Sunday, April 19, 2015

the reincarnation of Lohbado

Peter Stumps sometimes imagined he was the reincarnation of his grandfather the Reverend Woodlot Stumps, Church of the Living Monument. His grandfather died in 1969, when Peter was thirteen years old. That's another story, the violent death of Peter's grandfather. Years later, after Peter became Lohbado, he was convinced that it was in his power to redeem his grandfather. He wasn't yet sure how to do it; but he believed it was possible.

Reverend Woodlot Stumps died in an armchair, in his church office. Peter was first to discover the bleeding corpse. The old man slumped forward, head on the desk, a pool of blood on the floor. It reminded him of a scene of the crucifixion, Jesus on a cross; Woodlot crucified in a wooden armchair. Peter picked up the leather and wood cross of Rev. Woodlot Stumps, the heavy walnut-framed armchair in which Woodlot sacrificed himself. He shed blood to purify the sins of the Stumps lineage. He opened a way of spiritual, metaphysical exploration of what may or may not be really happening.

    Lohbado, working on his memoirs, dropped the pen to listen to a pack of dogs. He remembered dogs on the plains, during season of rut. A hot dog, bitch in heat, tongues drooled relish. The hot dog with ketchup... dogs were not ashamed. Uninhibited lust, primal urge, law of tooth and claw, it was a long drawn-out affair. It lasted hours, sometimes days. The top dog had first try. Theatre of struggle, resistance, complication, dogs of passion acted according to the force of nature during the season of lust. Don’t hold back. The noisier the better.

    Lohbado at twenty-one was named Peter Stumps, an uptight nerd with a lot to learn. At one point, he would have to close the book, rise from the desk and let the word become flesh. Philosophy was abstract. It cut him off from his heart. It turned him into a transcendental ghost, in the world but not of the world.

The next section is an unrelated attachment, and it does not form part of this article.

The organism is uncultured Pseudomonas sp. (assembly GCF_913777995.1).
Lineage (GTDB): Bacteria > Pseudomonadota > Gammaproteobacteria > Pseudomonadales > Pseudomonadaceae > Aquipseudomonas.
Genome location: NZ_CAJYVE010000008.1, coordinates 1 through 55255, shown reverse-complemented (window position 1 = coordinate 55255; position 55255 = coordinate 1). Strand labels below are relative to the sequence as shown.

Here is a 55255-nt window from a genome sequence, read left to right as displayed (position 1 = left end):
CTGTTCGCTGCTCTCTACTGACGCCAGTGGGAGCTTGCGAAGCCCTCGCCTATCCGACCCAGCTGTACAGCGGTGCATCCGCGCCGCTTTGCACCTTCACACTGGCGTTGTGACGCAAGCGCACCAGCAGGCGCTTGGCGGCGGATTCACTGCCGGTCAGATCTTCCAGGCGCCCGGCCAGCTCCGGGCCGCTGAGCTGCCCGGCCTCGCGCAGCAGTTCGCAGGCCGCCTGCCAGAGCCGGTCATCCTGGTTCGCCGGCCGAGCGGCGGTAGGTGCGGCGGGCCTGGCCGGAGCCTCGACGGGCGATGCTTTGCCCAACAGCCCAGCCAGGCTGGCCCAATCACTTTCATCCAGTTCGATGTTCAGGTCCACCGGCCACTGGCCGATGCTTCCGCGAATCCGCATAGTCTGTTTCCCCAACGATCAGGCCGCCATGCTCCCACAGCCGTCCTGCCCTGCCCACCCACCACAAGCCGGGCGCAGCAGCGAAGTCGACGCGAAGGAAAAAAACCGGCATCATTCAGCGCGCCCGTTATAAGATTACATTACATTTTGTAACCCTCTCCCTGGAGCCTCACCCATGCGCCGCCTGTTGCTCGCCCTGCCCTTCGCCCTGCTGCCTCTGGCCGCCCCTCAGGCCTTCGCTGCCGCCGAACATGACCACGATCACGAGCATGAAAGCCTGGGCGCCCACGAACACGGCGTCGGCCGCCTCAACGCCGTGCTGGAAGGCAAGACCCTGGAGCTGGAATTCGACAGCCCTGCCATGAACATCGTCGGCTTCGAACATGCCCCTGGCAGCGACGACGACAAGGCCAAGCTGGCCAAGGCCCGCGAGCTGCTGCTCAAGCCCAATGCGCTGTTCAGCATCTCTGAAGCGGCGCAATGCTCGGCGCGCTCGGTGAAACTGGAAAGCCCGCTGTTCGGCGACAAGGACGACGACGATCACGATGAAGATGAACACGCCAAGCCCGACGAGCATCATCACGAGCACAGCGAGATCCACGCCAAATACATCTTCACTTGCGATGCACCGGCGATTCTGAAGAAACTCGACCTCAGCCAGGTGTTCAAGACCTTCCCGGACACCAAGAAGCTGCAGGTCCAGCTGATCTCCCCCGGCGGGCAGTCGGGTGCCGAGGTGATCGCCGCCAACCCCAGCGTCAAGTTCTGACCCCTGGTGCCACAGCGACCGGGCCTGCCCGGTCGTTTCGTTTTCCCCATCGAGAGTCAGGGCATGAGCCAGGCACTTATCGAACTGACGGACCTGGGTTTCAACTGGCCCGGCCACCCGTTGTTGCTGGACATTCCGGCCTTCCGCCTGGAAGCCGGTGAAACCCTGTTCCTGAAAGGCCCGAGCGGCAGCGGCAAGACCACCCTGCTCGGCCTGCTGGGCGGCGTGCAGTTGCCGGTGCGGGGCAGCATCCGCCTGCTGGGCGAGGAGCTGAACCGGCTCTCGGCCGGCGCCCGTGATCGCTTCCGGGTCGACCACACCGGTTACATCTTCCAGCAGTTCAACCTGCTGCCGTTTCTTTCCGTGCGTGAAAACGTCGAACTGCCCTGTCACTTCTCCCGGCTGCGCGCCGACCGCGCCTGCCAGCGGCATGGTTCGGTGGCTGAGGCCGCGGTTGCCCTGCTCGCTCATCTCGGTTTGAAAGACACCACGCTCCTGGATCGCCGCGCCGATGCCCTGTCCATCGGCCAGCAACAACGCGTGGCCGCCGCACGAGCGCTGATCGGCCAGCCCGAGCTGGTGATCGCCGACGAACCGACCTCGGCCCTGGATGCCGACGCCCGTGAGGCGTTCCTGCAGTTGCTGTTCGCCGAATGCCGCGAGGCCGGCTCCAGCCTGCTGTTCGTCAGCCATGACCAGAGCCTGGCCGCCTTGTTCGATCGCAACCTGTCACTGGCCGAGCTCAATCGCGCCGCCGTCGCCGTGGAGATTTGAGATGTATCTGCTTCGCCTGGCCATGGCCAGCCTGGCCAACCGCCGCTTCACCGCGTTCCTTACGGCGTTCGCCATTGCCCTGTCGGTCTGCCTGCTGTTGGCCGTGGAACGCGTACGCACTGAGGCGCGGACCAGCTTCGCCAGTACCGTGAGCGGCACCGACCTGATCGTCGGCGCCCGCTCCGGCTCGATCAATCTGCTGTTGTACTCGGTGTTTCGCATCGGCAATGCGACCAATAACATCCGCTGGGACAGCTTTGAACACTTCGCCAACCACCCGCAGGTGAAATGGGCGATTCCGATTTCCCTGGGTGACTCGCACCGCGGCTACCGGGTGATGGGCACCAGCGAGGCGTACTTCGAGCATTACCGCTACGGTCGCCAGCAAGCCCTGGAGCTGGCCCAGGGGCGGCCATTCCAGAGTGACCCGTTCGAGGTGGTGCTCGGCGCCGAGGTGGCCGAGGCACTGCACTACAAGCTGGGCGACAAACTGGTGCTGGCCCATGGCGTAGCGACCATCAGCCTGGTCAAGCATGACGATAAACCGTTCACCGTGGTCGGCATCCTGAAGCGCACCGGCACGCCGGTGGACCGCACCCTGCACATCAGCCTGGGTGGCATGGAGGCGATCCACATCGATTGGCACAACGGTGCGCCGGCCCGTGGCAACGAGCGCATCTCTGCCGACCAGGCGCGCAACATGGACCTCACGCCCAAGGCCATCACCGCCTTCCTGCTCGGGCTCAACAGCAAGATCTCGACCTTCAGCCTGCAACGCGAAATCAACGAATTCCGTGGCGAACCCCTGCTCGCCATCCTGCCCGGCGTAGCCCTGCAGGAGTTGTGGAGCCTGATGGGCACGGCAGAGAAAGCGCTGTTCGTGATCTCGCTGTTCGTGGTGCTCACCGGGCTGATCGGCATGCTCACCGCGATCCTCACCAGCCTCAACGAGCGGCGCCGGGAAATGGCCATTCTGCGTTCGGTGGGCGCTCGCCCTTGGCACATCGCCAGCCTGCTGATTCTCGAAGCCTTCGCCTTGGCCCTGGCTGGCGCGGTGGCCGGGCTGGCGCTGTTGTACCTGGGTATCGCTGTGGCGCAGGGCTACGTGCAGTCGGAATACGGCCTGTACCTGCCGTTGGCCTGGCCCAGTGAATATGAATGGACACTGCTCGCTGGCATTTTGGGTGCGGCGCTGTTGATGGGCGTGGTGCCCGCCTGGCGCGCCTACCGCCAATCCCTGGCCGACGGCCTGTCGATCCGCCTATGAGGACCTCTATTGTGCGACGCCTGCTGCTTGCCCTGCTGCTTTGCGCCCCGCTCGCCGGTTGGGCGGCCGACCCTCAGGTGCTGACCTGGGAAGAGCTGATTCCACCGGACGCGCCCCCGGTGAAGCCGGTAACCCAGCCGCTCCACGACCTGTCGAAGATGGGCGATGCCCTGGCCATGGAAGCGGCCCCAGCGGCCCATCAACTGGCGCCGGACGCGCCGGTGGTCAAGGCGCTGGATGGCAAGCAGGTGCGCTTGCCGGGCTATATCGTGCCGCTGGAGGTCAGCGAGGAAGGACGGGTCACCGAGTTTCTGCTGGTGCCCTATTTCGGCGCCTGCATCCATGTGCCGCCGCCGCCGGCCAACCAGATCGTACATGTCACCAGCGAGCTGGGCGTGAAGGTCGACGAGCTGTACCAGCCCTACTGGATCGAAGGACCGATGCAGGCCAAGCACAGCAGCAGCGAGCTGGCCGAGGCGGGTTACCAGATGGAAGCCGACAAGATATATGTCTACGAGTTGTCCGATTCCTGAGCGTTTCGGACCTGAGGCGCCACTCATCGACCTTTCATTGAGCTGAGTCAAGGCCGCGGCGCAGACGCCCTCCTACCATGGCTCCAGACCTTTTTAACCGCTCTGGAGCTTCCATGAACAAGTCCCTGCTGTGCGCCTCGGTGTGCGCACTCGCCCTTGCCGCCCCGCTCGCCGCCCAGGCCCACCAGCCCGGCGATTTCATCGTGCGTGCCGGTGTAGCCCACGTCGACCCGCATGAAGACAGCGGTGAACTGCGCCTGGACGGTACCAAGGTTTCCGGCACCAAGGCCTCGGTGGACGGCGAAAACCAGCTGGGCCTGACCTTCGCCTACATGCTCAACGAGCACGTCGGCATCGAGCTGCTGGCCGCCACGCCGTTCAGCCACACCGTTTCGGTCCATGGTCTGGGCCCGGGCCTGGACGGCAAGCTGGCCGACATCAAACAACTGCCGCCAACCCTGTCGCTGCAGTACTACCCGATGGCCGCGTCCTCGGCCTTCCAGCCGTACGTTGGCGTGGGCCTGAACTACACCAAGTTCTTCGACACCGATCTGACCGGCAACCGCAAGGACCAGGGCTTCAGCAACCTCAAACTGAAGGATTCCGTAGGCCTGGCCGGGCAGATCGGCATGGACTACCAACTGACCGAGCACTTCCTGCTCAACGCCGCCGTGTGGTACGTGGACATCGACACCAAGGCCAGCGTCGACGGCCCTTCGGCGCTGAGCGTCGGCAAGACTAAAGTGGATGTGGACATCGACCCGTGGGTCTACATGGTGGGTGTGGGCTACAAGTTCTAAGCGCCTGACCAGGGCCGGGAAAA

Graduate studies was part of the process in response to the crisis or loss of meaning, the trauma of existence. Lohbado tried to envision himself, a mental picture of Lohbado as Peter Stumps many decades ago. Peter Stumps sat in a pink room, gazed into the greenery of a garden and at the blue sky. His body represented moisture, a breeding ground of bacteria, bad breath, smelly feet, funky armpits, tired eyes, tired brain. Peter Stumps sat in a wooden chair at a large oak desk, just as grandfather Woodlot had done the day he died. Peter sat in a pink room and tried to stand outside himself. Peter watched Peter, physical events of his body, perceptions, stream of consciousness, daydream, fantasy, thinking, reasoning, distraction, emotion, appetite, aches and pains, irritation, problems... a range of situations.

Peter listed multiple ways of Peter, son of Stonehenge and Rosemary, grandson of Woodlot and Aida... a lineage going back to Leno Pourris, 17th century Paris. Leno Pourris fled Paris to the new world and never returned. The wilderness blew his mind. He integrated with cree people a long the shores of James Bay and Hudson Bay. He travelled north with the Inuit. He learned survival, to abandon European arrogance. Let go of reference points. Surrender to the land. Let Pourris rot. Leno Pourris became Neil Stumps.